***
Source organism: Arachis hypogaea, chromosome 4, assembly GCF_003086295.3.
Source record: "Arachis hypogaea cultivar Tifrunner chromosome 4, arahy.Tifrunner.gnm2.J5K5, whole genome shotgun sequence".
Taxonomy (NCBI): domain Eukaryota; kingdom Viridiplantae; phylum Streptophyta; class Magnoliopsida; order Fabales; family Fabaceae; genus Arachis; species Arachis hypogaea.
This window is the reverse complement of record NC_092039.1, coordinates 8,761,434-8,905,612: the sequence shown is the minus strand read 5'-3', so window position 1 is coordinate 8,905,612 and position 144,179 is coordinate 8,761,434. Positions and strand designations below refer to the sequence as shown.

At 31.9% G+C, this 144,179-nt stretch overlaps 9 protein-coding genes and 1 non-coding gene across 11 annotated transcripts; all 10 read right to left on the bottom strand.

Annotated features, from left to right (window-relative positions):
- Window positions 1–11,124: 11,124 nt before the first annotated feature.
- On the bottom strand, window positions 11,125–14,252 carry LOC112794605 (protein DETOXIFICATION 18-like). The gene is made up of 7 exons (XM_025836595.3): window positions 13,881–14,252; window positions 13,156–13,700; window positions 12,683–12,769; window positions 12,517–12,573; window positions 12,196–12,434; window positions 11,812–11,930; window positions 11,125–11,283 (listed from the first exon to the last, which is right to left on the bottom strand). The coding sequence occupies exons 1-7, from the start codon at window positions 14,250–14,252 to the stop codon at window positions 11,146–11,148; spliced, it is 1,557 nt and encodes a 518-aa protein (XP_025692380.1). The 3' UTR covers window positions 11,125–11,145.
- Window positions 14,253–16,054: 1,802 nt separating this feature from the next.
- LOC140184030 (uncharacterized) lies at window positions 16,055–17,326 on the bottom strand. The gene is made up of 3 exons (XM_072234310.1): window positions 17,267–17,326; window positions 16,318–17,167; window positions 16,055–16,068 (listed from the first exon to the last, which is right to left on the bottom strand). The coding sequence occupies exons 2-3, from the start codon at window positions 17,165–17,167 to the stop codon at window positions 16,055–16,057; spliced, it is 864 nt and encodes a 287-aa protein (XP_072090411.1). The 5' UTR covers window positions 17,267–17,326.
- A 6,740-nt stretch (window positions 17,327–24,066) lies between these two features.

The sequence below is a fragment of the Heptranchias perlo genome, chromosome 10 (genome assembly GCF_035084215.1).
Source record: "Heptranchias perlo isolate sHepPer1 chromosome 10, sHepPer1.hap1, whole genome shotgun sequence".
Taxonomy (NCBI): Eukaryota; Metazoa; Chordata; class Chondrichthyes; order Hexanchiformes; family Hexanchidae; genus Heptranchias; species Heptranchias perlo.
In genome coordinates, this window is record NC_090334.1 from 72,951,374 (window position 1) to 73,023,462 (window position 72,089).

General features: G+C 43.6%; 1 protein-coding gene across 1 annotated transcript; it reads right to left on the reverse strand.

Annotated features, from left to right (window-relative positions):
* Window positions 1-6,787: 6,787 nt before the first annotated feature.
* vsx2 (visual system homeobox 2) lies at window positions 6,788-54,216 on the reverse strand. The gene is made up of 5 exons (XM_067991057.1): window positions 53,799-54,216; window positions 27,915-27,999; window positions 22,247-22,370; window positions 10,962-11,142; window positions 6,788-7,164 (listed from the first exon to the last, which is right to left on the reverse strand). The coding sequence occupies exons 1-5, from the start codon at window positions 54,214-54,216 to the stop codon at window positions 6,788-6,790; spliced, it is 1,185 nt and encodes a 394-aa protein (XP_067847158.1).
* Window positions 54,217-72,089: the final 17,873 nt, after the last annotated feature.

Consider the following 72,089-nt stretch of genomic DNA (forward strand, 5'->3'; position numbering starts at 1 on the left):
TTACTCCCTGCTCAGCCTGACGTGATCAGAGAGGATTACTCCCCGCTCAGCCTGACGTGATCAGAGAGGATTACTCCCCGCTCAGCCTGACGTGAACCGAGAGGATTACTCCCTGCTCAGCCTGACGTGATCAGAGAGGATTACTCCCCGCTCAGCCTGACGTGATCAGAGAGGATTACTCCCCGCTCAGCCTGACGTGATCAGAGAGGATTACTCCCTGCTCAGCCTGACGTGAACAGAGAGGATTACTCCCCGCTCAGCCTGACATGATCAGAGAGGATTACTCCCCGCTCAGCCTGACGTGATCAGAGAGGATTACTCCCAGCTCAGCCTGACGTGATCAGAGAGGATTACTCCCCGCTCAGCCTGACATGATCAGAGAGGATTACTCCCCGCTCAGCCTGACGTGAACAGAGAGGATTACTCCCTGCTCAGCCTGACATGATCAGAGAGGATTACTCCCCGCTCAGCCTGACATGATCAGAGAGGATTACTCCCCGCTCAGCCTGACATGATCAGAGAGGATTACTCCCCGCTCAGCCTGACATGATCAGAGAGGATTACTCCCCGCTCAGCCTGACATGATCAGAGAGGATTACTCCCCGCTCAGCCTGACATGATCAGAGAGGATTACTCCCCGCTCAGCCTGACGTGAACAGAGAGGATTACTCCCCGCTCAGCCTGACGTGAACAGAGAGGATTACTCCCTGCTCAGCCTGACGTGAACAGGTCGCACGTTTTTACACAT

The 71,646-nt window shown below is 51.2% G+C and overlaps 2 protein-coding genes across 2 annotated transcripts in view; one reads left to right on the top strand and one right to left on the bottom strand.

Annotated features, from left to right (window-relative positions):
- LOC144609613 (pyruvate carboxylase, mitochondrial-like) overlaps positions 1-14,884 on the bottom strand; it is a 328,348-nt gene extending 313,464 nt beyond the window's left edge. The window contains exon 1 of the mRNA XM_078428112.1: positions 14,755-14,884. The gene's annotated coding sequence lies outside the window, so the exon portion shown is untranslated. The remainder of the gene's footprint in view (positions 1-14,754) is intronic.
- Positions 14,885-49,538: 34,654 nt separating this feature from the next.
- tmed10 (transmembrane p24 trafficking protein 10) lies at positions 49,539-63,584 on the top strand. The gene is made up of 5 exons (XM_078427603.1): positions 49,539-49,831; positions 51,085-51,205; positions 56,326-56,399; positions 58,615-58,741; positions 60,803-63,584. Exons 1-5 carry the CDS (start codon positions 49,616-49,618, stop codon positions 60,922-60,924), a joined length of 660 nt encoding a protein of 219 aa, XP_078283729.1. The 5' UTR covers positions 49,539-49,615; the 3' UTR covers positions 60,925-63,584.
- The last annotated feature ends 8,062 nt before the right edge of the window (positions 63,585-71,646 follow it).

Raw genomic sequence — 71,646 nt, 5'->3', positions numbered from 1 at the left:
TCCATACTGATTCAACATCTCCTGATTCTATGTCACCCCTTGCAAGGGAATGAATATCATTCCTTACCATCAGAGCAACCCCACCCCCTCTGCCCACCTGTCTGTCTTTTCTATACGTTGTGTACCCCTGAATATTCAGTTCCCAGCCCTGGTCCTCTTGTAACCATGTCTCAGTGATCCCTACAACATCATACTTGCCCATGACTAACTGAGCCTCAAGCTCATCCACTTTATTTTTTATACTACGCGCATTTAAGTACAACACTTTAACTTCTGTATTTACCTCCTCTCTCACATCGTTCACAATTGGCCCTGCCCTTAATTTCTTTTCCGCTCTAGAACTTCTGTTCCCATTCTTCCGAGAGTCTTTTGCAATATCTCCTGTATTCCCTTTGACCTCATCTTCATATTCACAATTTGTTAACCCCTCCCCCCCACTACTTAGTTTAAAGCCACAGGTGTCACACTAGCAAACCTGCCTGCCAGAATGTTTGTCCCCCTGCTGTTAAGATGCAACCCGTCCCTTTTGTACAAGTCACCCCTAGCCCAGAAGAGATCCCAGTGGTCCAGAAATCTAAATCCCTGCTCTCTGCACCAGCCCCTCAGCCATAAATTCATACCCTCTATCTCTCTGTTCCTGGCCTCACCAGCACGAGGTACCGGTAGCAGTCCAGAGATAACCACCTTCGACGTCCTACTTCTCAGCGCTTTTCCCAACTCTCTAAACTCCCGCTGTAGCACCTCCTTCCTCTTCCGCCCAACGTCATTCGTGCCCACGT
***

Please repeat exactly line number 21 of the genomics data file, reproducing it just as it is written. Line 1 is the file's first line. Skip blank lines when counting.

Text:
Consider the following 72,089-nt stretch of genomic DNA (forward strand, 5'->3'; position numbering starts at 1 on the left):